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This was accepted as a late breaking abstract at the 2021 European Hematology Association Virtual Congress, (EHA 2021), reflecting its importance to the best management of relapsed/ refractory (R/R) chronic lymphocytic leukemia (CLL). Investigators from multiple CLL centers in Europe, Australia, and North America were involved in this research.
CLL treatment significantly changed for the better with the introduction of the first irreversible Bruton tyrosine kinase (BTK) inhibitor, ibrutinib, in 2014 in the USA, which today has become a standard of care.
Zanubrutinib is also an irreversible BTK inhibitor similar to ibrutinib. It has been engineered to maximize BTK occupancy and minimize unwanted “off-target” inhibition of other enzymes, in the hopes that its increased specificity may reduce side effects, and that its better binding to the BTK receptor might increase its efficacy. In other words, it was designed to better inhibit BTK and as little else as possible,
ALPINE is a global, randomized, phase 3 study comparing zanubrutinib versus ibrutinib in patients with relapsed/refractory (R/R) CLL.
The EHA 2021 presentation shares the results of a pre-planned analysis approximately
12 months once the first 415 out of 652 patients were enrolled.
- Both arms of the trials were well balanced in terms of patient characteristics.
- At 15 months, overall response rate or ORR was higher with zanubrutinib versus ibrutinib (78.3% vs 62.5%). This was also true for those with poor markers such as del(11q) or del(17p).
- 12-month progression free survival or PFS (94.9% vs 84.0%), and overall survival or OS rates (97.0% vs 92.7%), also favored zanubrutinib.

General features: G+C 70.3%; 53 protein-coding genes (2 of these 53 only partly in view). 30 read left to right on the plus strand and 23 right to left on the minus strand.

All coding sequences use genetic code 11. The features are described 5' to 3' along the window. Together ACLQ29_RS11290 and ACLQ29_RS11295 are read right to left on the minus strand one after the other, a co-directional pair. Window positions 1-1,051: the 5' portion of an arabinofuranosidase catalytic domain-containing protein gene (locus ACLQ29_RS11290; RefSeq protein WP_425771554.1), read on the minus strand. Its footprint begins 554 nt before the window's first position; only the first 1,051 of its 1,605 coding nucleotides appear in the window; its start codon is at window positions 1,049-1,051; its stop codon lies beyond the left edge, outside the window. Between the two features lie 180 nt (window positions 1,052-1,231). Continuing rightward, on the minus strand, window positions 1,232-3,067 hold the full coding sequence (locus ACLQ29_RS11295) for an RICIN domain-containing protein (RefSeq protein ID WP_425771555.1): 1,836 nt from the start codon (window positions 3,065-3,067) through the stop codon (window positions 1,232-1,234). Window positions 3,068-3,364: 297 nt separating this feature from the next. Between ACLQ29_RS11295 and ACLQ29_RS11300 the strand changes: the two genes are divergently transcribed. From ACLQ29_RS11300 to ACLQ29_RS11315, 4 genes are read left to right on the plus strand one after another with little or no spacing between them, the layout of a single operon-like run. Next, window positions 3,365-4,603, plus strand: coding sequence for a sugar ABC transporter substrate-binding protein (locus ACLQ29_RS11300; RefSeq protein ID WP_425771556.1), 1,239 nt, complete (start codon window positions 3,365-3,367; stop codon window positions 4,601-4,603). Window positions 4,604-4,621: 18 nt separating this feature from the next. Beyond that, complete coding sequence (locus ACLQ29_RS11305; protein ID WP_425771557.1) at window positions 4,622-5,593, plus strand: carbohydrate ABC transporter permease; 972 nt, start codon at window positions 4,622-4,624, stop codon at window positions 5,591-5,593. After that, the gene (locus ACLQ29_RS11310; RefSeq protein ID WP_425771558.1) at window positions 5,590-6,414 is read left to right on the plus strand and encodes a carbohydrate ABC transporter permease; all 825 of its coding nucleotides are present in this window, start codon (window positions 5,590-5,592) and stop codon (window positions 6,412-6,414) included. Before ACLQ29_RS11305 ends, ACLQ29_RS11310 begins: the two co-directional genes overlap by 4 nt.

- The rate of atrial fibrillation/flutter was significantly lower with zanubrutinib versus ibrutinib (2.5% vs 10.1%).
- Rates of major bleeding (2.9% vs 3.9%), and adverse events leading to discontinuation (7.8% vs 13.0%) or death (3.9% vs 5.8%) were also slightly lower with zanubrutinib.
- Rate of low neutrophil counts or neutropenia was higher with zanubrutinib (28.4% vs 21.7%).
- Serious infections were less common with zanubrutinib (12.7% vs 17.9%).
These data suggest that zanubrutinib’s more selective BTK inhibition and better BTK occupancy may result in improved efficacy and safety outcomes. What we are seeing early on is encouraging, but what we really will be interested in finding out is if these early improved measures of efficacy mean that zanubrutinib can lead to a longer life for CLL patients. And that question will only be answered with more time and data. These early results give CLL patients reasons to be hopeful.
Here is the link to the late breaking EHA 2021 abstract.
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Stay strong. We are all in this together.
Brian Koffman MDCM (retired) MS Ed
Co-Founder, Executive VP and Chief Medical Officer
CLL Society, Inc.